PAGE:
Day 11
We now had time to drive around the park 69km.

Note that we were told that we could drive off-road as long as we did not follow in each other's tracks. We  later discovered that that rule has been changed and that one must keep to the existing, well-used tracks.

Wildebeest 1



Wildebeest 2

And there she was - it was a good moment:

Lady Liuwa 1

Lady 2 

Lady Liuwa taken by Melanie 

The bird life is prolific. Wes, one of our companions and a keen twitcher, was told that there are over 40 birds in Liuwa Plains that do not appear in Roberts.

Birds 1

Birds 2 

Birds 3 

There are apparently many hyenas in the park. What is unusual about them here is that 90% of their diet is freshly killed by them. The five lions in the park do not provide enough cadavers for them to scavenge on. 

Hyenas 1

Dinner - bush style. Chris and Melanie had the only trailer in the group - hence all the mod-cons available.

Bush style dinner 

Day 12
Moved to Kwale Camp and drove around the park - 66km

Mariska on Land Rover

Crowned Cranes 



Nerina 1



Both camp sites are well looked after. They are run by the local communities who live in the park and benefit from the income generated by tourists.

Camp shot

The heat got to the hyenas, too.

Hyena in water

Hyenas suffering

Hyena getting hot

The build-up to a thunderstorm was a daily occurrence, but, fortunately, we only had three.

Thunderstorm build up

Day 13
Kwale Camp to Senanga - 201km - 8 hours

Time came to turn around and head for home (3300km from Ceres - quite daunting).

Back over the pontoon at Kalabo, with locals trying to sell reeds.

Reeds for sale

I even had to give a hand.

Give a hand on pontoon

Jumping on pontoon to release it 

The road from Kalabo to Mongu  is partially tarred, but long sections are under construction. This road has apparently been washed away three times already and the Chinese are rebuilding it once more. It's an environmental disaster. They obviously do not have Environmental Impact Assessments in Zambia.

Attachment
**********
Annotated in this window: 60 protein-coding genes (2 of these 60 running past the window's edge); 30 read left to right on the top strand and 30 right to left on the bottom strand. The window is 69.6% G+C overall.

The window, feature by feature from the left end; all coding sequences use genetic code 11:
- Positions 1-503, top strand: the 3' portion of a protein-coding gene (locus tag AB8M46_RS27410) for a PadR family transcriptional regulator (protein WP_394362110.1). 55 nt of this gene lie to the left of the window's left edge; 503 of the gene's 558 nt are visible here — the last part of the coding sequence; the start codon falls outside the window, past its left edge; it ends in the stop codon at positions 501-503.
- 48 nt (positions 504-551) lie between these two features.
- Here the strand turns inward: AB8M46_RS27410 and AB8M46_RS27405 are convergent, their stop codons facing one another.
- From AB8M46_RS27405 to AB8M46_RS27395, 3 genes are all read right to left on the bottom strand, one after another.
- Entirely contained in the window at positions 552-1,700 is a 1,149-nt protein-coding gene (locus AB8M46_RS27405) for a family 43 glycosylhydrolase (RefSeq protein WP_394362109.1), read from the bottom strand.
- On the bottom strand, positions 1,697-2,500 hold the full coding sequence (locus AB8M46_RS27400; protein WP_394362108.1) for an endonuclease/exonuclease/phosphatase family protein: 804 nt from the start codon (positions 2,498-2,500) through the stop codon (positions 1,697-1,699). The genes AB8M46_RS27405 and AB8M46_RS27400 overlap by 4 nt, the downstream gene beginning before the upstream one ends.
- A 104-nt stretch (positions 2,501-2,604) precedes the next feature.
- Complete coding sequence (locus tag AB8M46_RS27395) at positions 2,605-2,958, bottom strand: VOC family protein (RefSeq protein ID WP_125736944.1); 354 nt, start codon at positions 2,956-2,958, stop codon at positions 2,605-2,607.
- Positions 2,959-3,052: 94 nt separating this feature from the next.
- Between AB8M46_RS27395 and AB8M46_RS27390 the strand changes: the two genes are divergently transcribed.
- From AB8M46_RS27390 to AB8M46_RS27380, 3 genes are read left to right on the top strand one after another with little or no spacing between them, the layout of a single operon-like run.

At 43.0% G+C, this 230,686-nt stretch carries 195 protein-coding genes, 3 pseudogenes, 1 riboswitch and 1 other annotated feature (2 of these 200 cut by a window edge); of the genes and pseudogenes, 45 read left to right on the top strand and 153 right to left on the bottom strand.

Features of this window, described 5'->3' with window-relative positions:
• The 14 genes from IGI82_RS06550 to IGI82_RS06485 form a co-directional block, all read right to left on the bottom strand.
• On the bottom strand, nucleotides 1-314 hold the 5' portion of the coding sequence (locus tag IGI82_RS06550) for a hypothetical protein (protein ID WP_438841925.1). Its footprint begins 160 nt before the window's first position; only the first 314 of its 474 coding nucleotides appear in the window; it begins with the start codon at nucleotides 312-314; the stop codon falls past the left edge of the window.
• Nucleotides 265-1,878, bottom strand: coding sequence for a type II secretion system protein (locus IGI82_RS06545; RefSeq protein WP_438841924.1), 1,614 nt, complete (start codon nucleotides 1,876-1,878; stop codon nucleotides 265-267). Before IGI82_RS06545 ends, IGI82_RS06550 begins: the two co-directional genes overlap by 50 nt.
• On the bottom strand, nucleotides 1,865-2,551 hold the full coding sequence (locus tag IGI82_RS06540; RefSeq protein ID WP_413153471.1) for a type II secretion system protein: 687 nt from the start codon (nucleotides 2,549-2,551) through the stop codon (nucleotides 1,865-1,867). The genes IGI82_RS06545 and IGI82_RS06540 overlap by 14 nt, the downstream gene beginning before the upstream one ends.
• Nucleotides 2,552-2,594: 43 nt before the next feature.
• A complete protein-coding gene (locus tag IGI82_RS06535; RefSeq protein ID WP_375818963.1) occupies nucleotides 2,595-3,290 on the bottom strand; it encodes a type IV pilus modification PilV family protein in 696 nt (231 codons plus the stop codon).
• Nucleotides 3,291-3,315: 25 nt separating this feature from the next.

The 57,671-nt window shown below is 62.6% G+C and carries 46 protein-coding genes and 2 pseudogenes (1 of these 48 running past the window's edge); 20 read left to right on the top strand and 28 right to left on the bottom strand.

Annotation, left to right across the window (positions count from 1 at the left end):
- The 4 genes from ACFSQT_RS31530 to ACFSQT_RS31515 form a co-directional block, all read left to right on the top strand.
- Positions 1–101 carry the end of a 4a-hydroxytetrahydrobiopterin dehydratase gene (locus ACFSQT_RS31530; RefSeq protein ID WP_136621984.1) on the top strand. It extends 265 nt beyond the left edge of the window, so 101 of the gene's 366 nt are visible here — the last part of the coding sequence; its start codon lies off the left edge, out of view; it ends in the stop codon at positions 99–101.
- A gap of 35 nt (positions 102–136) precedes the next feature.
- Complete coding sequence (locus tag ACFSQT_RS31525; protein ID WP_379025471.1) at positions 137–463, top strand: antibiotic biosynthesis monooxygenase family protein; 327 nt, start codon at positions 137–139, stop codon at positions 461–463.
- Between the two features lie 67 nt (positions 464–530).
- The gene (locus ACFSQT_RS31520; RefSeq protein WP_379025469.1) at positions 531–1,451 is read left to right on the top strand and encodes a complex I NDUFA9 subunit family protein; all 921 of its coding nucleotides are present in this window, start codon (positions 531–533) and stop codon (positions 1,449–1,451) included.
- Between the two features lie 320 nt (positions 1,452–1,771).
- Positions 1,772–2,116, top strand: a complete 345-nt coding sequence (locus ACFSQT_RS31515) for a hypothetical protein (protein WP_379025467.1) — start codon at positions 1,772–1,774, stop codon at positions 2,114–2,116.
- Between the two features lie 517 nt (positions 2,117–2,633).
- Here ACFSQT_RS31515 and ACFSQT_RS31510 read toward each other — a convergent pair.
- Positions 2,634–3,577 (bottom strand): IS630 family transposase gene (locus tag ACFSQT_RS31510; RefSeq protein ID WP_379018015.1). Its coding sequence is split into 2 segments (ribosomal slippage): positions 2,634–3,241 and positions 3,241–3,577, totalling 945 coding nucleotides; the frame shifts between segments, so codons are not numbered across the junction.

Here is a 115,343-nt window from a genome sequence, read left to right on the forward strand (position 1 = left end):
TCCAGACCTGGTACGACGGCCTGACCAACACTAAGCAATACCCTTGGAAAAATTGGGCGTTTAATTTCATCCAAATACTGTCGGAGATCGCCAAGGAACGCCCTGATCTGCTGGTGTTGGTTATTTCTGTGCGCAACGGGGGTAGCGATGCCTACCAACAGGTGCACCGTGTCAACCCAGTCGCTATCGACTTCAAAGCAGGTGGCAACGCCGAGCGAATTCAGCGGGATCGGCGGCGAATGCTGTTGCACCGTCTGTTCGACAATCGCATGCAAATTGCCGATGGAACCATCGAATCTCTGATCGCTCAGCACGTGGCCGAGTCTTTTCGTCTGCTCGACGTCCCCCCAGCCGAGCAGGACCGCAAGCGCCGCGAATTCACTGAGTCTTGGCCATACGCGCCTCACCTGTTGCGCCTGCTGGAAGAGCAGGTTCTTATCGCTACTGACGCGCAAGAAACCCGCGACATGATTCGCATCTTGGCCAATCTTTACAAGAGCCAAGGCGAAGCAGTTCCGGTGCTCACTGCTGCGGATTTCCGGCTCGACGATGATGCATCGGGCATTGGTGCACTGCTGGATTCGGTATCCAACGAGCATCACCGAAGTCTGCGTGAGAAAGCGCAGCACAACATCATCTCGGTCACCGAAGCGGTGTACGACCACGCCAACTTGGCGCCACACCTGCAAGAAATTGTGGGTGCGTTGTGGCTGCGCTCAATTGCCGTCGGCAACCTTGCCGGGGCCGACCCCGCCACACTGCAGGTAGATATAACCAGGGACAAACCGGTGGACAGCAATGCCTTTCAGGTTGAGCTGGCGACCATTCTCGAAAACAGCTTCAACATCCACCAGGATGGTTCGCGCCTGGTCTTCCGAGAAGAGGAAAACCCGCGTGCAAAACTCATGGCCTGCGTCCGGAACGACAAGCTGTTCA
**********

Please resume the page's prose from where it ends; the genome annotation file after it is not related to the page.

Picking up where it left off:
There even was an illegal boom, right under the eyes of the Chinese, trying to extract bribes - we all went through without a hitch, though, since they were busy arguing with some lorry drivers.

We bought fuel at Mongu (at R17,82/l = Kw9.8/l).

 Senanga Safari Lodge was a disappointment (Bradt's Guide on Zambia had warned us). Give it a miss if you can - although there are no other choices nearby.
The ablutions were very neat, but there was no water.
The local Lions Club had a noisy party that lasted up to midnight - I felt I could sing along in the local partois at some stage.

The grassed camp sites were not level.

Skew camp spot

But the view over the Zambezi was wonderful.

View over Zambezi

Day 14
Senanga to Kabula Lodge - 153km - 4 hours

At Kalongola we had a very interesting ferry crossing. It was amazing too see how they loaded five vehicles for the one crossing (Kw150,00 per vehicle).

Ferry crossing 1

Ferry Crossing 2

Ferry 3

The local children were fascinated with Mariska. One laaitie told her he loved her.


Day 15
Kabula Lodge to Nata Lodge - 517km (8 hours)

The border crossings into Zambia and Namibia were a breeze.

We had a final farewell dinner at the lodge.

Day 16
Nata Lodge to Johannesburg - 902km (11 hours)

Day 17
Johannesburg - Three Sisters - 876km (11¾ hours)

Day 18
Three Sisters to Ceres - 435km (6 hours)

There were at least 14 Stop 'n Go's between Laingsburg and Colesberg and added 2 - 3 hours to my total travelling time each way.

Total distance travelled = 6355km.

You can download the Garmin trip file here.

I have created a 1 : 500 000 map, based on Russian downloadable maps, showing more topography than the Tracks4Africa map.
Click here to download the 4Mb map. 

On a more serious note:
We see poverty everywhere, but the causes seem to be the same. The people need to stop breeding and lose some of their traditions.

The potential is there, but, I feel, the will to change is not.